Be strong my dear. You will cherish the little time left once she is gone. Life is a dance, but sometimes we cannot change our partners until the music has finished. Your Mom’s music is starting to fade, but there are a few notes there that still sound so very sweet in amongst the jangling chords! 💞💞💞💟

    Liked by 4 people

    1. Hello Colette, thank you for sharing your own experiences with this. I know it’s hard and I had a uncle with dementia that would hit my aunt out of the blue. He was in the nursing as well, so I’m familiar with the ups and downs of this horrible disease. The book is a wonderful idea and we have similar ways to bring up our special times. It always makes the troubles go away and a smile returns. I’m already grateful for the time that we have so it’s nothing that has to wait until later when she’s gone. I’m grateful that I’m here, and I have never expected it to be easy. I knew a hard road was ahead of us. What I didn’t know was that mom was sick with dementia and I’ve only learned about it a few days ago. I’m trying to adjust to the news and not to take things personally as quickly as I can, but obviously everything has changed and I can’t just flip a switch. I’m human and I think I have done pretty well not to take things personal. Of course there are times of vulnerability when things like that happen. I have long said that it is the illness talking and it has always helped me justify her actions way before I knew she has dementia. I would imagine I’ll manage even better now with her illness being confirmed. Thank you, hugs

      Liked by 3 people

      1. You have done amazingly well Rhapsody! To be patient without the diagnosis is very hard because when you think of your Mom having a ‘sound mind,’ it is more difficult to explain away the hurtful episodes, like her not wanting you to have your new bed after all. Your Mom will not have remembered her promise to give it to you. Likewise, you might go in to see her everyday, but she will forget, thinking the time since your last visit much longer. You may find yourself accused of abandoning her to no care, or of being selfish. You will also find that she always wants to go home (very common). This is no reflection on anything you do… It happens regardless. I think you will be able to cope really well now that you understand the behaviour. Hugs and strength to you dear! 💖💖

        Liked by 2 people

      2. I thought so too Colette but the last two days have caught up with me a bit. I think it’s normal as I need to process everything, what it means, what needs to happen and how things might be. I’m more prepared and then I’m not. I just need a little time. It’s a lot right now. I feel alone in dealing with this and I just need a moment. Thank you for shining your light upon me. Hugs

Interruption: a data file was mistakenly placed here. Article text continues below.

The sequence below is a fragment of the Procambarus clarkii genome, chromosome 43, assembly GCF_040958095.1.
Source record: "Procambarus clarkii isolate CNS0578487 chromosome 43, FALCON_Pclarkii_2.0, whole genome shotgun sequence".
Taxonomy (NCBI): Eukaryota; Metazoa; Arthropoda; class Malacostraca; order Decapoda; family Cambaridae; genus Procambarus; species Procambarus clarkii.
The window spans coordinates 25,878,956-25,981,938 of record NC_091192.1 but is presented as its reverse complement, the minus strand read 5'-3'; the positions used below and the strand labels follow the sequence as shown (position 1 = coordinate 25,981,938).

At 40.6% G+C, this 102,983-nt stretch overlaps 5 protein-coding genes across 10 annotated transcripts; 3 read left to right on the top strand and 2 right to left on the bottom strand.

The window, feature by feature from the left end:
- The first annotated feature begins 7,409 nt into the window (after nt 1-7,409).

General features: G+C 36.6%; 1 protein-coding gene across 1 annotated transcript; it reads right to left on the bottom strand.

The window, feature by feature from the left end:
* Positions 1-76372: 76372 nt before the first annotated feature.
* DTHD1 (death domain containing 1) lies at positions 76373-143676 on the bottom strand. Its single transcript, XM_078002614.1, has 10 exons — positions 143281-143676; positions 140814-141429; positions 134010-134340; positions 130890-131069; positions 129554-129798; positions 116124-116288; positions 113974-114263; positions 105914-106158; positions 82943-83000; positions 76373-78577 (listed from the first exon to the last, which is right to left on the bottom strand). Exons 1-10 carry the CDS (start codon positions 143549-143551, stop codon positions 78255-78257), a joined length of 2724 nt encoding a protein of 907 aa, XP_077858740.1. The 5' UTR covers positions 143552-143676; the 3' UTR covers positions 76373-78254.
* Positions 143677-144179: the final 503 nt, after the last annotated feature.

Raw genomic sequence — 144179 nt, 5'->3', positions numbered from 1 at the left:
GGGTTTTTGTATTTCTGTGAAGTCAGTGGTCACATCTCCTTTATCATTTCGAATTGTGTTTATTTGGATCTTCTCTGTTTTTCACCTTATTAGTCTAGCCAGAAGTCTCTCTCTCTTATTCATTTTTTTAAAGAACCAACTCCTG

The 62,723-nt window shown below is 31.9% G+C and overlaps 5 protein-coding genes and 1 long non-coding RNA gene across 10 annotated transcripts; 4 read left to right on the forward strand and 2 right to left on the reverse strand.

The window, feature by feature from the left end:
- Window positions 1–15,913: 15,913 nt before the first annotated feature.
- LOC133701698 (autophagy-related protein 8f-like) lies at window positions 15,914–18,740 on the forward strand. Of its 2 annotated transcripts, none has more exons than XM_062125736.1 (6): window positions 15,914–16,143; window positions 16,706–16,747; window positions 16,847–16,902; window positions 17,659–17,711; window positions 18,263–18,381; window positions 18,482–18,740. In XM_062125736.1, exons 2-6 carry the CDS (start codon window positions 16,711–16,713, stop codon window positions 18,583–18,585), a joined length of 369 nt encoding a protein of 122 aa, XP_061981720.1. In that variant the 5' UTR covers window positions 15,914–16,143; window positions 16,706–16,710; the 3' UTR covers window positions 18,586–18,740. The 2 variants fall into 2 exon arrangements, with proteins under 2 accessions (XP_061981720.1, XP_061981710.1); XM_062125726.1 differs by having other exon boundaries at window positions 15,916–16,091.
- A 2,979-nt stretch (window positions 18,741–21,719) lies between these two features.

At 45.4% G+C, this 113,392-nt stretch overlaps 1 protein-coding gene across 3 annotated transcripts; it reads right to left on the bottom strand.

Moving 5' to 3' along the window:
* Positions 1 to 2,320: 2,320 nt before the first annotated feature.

Liked by 1 person

  2. I will need to face this (or a form of it) soon. I can feel the shock and relief you had when you saw the license. Shock for the reading and relief when you saw a reasonable answer. It makes a ton of sense. Answers are always a help.

    One of my friends here in AK said when their mom got ill with dementia, they found she was nicer to everyone (she had major issues and the kids would run and hide if mom was in a mood–one story shared was at a birthday party in a hotel. The cake wasn’t right and the mom THREW it across the room!). Dementia changed her to kindness. Poleaxed her kids–

    Liked by 3 people

    1. I have actually seen kind moments full of innocence and purity within mom since I got here. I thought it was due to her lowering her wall and finally letting me in. I might know the real reading now.

      Liked by 1 person

  3. The sadness is, what she is saying to you about you, this was her truth. She left you behind emotionally, and she’d have been different if her husband had not died. It really doesn’t matter now. Don’t remember this all your life, Rhapsody, don’t ever poison yourself by owning another’s truth, even if it’s one she can never own herself. Take it in your mind, convert it into a white dove with a wave of your two swords, and let it fly free for both of you, repeating every time it appears. Love and Faith kill fear and denial, hurt and anger. You are freed from personalising this now you know it’s not coming from your mom, really.
    You had to get that info off paperwork this far in? I don’t understand why a doctor hasn’t ever sat down and explained it to you, as her next of kin? Don’t they think it’s important you should know your mom’s got dementia and talk to you about what that means? I am speechless, nearly (you know me, never completely speechless).
    Please take some time to gather information and resources about dementia to support you, the professionals are updating best practice all the time. Look for specialist support organisations. In the UK, we have Admiral Nurses, they specialise in supporting family members of dementia sufferers and they are amazing. You need to be in possession of the right understanding and information to survive the sticks and arrows that may (or may not – thanks Kris) come with dementia, to separate what is mom from what is not mom. I think the two swords, Love and Faith, have just become even more important. It is the love you present to your mom that will help you and her the most, especially when she’s not her best self, maintaining an attitude of love whilst holding faith in your heart, reflecting love back to her, will help calm her, whereas reflecting distress or anxiety back will only make things worse. There is nobody more naturally skilled and tooled-up for this than you, Rhapsody. You amaze me and continue to amaze me even more with each day. You are always in my heart and my support is always with you, my love. x